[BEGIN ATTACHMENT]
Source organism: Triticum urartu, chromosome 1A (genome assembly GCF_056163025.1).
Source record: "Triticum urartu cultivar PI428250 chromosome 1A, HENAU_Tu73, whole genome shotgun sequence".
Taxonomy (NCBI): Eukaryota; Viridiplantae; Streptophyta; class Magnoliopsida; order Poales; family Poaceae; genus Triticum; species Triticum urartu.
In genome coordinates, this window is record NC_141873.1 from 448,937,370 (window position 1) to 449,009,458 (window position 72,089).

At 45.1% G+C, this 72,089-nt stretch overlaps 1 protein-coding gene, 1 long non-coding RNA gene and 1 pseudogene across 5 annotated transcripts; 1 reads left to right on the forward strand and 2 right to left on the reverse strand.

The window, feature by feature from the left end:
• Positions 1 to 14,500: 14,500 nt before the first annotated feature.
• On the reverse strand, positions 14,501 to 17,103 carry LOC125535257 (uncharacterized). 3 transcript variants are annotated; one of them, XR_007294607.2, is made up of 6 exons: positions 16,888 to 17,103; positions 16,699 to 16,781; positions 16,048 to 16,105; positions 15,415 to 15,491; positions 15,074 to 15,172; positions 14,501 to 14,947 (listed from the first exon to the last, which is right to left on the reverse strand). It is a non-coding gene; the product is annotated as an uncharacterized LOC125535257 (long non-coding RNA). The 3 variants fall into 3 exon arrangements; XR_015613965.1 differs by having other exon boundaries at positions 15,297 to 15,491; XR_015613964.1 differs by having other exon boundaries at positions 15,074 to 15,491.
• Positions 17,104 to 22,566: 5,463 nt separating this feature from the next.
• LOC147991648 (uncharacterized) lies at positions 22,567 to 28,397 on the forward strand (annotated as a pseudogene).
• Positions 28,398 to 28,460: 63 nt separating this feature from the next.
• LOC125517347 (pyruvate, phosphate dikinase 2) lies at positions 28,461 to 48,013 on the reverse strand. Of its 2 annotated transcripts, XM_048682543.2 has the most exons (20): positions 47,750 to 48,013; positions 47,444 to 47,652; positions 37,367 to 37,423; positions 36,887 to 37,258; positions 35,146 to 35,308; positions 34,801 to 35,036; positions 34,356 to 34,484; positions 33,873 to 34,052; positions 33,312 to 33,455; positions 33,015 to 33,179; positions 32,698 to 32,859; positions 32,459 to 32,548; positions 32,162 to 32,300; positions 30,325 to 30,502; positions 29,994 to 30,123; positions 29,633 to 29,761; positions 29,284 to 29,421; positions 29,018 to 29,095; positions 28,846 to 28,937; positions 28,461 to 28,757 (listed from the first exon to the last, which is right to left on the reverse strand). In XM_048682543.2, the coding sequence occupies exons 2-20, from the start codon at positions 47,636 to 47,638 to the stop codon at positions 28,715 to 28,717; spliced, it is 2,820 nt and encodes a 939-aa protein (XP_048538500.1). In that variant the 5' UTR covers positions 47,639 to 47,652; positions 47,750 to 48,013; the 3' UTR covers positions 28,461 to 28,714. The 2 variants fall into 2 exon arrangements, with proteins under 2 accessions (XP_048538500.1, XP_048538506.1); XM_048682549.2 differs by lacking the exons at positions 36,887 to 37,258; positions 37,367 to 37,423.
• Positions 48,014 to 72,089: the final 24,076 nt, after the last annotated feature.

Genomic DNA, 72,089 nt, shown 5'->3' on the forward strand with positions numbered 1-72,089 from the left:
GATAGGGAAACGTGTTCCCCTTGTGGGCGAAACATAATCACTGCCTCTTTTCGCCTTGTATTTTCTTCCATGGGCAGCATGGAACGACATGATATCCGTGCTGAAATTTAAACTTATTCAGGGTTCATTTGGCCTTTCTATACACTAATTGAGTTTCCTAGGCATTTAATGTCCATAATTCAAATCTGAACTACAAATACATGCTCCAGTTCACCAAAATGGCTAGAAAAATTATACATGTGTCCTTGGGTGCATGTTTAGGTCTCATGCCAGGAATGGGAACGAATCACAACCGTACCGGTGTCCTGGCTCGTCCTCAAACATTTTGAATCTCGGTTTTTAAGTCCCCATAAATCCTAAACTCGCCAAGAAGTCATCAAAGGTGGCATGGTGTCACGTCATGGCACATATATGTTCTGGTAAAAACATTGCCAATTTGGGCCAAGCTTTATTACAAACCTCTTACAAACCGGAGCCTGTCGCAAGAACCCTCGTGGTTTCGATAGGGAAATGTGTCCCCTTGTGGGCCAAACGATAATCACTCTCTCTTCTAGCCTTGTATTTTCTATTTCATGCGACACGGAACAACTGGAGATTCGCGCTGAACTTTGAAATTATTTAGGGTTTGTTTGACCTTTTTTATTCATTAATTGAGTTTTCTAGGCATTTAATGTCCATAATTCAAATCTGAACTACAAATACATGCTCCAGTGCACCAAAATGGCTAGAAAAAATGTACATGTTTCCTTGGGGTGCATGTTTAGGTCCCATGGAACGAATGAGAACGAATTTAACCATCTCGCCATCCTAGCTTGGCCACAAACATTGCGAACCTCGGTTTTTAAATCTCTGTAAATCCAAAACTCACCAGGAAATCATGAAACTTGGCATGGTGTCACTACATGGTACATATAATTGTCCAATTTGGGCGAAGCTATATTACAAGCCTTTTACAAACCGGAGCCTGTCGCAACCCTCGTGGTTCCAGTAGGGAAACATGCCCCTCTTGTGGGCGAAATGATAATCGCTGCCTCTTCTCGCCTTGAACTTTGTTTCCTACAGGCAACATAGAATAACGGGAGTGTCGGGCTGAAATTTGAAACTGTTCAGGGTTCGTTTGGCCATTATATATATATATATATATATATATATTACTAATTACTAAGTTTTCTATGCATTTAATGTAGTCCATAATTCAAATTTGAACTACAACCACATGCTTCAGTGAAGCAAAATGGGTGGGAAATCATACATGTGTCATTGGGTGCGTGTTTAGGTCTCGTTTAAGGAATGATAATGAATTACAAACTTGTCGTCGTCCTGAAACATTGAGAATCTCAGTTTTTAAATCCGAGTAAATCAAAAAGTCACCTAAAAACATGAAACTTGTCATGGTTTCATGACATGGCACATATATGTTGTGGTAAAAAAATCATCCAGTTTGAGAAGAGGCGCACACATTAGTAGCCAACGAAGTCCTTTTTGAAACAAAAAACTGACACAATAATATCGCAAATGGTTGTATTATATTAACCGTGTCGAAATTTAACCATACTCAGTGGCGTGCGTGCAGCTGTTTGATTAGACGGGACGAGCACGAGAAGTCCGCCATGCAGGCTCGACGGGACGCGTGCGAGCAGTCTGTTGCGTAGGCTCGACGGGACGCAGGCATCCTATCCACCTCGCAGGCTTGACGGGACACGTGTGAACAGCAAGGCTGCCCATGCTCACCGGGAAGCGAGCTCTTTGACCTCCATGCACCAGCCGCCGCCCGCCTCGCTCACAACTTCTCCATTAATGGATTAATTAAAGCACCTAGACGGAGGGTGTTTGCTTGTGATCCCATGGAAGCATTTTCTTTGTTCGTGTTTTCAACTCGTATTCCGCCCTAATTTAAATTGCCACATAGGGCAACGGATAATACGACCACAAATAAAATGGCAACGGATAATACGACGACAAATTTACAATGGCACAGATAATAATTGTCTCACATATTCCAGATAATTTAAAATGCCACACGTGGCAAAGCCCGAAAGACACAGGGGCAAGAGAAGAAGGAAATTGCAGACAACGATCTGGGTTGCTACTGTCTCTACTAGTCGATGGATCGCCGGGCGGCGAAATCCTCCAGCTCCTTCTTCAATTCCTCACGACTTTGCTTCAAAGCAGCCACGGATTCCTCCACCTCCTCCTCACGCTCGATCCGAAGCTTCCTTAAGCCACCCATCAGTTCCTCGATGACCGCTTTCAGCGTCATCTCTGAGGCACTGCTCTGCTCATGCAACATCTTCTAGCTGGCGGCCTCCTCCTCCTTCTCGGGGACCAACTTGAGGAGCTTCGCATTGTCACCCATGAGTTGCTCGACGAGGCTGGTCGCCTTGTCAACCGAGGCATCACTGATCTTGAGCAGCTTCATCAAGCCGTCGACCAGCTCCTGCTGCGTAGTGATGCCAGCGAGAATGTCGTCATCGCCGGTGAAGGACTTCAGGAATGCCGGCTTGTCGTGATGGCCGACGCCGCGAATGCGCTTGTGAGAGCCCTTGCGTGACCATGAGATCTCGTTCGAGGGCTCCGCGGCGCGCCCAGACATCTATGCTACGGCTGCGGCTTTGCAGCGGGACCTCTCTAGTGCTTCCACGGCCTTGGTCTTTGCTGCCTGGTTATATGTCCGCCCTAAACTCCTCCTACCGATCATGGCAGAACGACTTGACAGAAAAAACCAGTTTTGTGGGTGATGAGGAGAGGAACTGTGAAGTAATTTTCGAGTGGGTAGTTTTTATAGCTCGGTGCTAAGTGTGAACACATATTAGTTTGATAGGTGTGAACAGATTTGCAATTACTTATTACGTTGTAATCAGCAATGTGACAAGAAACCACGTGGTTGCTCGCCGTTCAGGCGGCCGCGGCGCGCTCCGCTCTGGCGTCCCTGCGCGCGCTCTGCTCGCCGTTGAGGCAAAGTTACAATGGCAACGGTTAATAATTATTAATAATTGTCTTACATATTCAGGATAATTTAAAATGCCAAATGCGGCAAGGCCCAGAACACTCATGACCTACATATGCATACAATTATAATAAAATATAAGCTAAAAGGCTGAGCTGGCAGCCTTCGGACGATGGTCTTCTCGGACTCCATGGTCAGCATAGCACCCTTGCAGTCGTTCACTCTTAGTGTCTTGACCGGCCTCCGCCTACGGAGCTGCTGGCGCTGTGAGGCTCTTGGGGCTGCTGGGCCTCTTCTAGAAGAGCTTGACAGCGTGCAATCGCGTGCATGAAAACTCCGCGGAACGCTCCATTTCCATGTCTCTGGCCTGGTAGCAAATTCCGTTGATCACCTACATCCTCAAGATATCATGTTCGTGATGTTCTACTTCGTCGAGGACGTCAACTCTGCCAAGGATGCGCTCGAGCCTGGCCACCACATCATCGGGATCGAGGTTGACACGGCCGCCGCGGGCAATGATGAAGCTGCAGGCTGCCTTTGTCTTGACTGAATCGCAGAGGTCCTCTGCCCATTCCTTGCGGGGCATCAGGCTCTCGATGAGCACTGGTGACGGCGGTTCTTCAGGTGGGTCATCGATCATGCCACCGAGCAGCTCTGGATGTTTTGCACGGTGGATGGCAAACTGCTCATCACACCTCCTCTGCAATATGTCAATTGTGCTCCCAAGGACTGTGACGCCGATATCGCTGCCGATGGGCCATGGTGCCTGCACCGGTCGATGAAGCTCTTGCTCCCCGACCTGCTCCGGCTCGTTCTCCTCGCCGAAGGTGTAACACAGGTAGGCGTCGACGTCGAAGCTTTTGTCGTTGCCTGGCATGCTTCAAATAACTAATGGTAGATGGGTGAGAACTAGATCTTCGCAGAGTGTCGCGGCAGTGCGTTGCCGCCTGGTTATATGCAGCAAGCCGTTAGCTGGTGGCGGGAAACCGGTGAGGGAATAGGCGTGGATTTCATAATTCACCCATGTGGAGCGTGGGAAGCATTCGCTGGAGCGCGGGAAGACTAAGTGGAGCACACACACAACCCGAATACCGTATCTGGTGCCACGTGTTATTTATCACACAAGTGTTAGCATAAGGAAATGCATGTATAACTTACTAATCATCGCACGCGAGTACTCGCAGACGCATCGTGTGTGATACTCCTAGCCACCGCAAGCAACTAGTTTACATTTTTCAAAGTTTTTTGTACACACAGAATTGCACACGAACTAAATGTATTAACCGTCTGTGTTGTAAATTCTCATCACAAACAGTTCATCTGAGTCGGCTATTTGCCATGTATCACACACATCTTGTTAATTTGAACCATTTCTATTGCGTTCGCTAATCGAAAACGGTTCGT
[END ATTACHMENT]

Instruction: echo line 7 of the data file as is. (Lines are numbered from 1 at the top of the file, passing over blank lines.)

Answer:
• Positions 1 to 14,500: 14,500 nt before the first annotated feature.